Do you spend too much time creating last-minute documents? We know the feeling, so here's 5 simple steps to help you create more compelling Word documents without hiring a designer.
1. Open a new document
- Open a Microsoft Word document
- Click Insert
- Click My Add-ins
- Open Pickit Free Images
Don't have the app yet? Click!
2. Add your text
Try avoiding big chunks of text, paticularly if you think the file will be read on a screen rather than a paper printout. And don't forget to use subheadings, bold text, bullets and images to help make your document easier to digest.
3. Open the Pickit Free Images app
Know what you're after? Use the search tool to find just the right image.
Need some inspiration? Browse our curated collections of free clipart images, illustrations, and photos.
When you find something you like that supports your message, double-click to add it to your doc.
4. Revisit the top of the first page
Now, make sure your first image, title, and introduction are interesting enough to pull people in. First impressions are everything, and docs are no exception.
Documents vary in style, of course, and sometimes you need to use a set format or stick to Microsoft Word templates created by someone at your company. But where possible, try to spice up your introduction a little. Most times it'll make or break your message, so spend a little extra time getting this part right and people will be more likely to read the rest.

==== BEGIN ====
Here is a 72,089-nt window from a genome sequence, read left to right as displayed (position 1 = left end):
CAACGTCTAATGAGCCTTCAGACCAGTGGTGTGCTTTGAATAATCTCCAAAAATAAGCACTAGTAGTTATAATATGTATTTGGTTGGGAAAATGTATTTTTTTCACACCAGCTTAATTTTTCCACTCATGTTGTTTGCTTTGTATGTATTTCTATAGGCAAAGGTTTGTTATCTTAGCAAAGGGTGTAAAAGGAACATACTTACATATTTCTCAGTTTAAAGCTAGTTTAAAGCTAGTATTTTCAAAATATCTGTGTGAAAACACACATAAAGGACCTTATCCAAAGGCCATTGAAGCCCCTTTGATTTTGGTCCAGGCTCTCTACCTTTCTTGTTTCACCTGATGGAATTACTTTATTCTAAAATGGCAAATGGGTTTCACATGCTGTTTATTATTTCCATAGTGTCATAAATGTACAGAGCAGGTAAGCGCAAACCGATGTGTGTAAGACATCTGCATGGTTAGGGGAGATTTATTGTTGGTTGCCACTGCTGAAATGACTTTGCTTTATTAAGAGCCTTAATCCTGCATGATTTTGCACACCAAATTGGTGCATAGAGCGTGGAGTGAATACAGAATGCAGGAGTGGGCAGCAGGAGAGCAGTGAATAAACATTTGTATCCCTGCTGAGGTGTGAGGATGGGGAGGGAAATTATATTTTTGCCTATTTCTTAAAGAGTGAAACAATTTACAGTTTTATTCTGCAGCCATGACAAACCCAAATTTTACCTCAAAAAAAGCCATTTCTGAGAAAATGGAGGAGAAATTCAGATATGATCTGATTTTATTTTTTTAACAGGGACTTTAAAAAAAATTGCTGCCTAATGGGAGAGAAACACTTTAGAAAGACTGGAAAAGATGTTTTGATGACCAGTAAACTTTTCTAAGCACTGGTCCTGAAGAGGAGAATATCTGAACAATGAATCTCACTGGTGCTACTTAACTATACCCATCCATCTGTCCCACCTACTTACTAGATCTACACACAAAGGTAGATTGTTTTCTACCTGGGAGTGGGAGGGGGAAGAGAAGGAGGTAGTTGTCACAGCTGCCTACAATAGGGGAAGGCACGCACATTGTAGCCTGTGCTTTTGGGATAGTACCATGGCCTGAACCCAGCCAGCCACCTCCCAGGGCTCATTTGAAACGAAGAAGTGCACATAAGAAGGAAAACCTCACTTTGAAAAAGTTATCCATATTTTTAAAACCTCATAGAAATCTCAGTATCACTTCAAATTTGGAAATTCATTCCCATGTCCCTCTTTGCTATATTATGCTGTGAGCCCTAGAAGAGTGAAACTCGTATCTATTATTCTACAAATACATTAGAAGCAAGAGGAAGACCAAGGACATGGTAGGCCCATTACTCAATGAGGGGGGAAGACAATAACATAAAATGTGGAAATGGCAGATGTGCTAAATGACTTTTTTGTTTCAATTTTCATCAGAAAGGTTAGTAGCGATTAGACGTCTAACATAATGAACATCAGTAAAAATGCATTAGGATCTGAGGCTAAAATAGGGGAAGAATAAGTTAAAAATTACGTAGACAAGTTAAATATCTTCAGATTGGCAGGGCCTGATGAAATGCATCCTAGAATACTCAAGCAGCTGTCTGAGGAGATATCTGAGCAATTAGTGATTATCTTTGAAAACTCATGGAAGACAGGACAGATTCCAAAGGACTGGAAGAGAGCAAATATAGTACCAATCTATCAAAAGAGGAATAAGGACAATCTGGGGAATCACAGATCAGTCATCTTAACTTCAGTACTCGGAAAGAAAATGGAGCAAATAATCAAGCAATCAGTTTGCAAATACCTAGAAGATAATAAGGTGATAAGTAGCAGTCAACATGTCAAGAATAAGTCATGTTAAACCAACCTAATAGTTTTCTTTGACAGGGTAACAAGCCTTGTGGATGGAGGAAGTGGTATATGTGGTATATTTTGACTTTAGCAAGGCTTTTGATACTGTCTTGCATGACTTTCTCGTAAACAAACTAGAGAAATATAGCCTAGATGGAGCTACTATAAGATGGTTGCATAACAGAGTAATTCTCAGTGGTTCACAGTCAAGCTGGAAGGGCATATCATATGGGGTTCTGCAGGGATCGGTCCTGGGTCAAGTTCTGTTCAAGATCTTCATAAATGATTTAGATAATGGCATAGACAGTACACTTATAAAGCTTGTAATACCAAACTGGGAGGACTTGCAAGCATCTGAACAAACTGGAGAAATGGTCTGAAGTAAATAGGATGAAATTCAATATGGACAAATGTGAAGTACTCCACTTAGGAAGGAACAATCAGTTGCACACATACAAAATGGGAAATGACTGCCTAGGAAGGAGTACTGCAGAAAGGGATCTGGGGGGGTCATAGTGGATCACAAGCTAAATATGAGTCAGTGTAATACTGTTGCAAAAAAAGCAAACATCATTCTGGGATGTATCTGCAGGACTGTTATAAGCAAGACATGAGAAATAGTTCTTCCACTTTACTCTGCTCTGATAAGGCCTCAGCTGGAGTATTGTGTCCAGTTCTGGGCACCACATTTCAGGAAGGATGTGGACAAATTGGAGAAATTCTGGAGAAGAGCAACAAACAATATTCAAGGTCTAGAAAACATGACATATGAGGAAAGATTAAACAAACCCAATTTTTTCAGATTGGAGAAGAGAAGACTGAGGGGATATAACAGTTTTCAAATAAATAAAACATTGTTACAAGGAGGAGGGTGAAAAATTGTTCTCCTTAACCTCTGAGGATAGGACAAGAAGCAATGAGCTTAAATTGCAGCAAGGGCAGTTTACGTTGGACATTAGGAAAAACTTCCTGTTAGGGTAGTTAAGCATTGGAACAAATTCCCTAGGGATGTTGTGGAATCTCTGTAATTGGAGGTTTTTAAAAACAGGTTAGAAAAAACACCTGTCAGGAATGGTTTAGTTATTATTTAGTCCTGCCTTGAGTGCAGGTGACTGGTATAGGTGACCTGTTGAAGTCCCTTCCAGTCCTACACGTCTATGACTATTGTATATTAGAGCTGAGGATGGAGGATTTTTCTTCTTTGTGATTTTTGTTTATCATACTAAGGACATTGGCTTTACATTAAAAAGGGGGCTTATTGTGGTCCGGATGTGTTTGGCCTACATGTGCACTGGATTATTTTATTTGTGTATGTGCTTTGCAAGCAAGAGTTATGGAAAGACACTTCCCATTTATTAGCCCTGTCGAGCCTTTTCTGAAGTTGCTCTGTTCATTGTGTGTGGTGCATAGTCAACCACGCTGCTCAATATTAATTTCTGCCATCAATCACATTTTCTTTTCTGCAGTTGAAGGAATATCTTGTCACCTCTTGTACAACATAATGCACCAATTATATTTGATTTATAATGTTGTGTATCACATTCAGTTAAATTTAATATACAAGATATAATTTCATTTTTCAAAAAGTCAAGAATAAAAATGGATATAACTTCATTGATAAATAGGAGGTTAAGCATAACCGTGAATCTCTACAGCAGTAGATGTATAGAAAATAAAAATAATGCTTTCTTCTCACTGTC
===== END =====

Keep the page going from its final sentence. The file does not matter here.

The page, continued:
Ask yourself things like:
- Is the title easy to read and understand?
- Does the top half of the first page look interesting?
- Does the introduction clearly communicate what to expect from the rest of the doc?
5. Put it out there
Save it. Attach it. Send it. And savor the moment; people are probably letting out sighs of relief right now and thanking you for sending something that doesn't put them to sleep.
Still don't have the Pickit Free Images app? Click the pink buttony thing below and follow your nose.
Who wrote this?
This was posted by Brad Hawkes, our Content Marketing Manager here at Pickit. He's not a professor in rhetoric and he's never given a TED Talk. He has, however, clocked up over 1000 presentations, seminars and talks over the last 15 years, picking up a few ideas along the way. He once spoke to a crowd of 5000, but mostly he's spoken to crowds of 5, and he's always looking for simpler, clearer ways to say things and get a message across. He also makes a fine cup of coffee.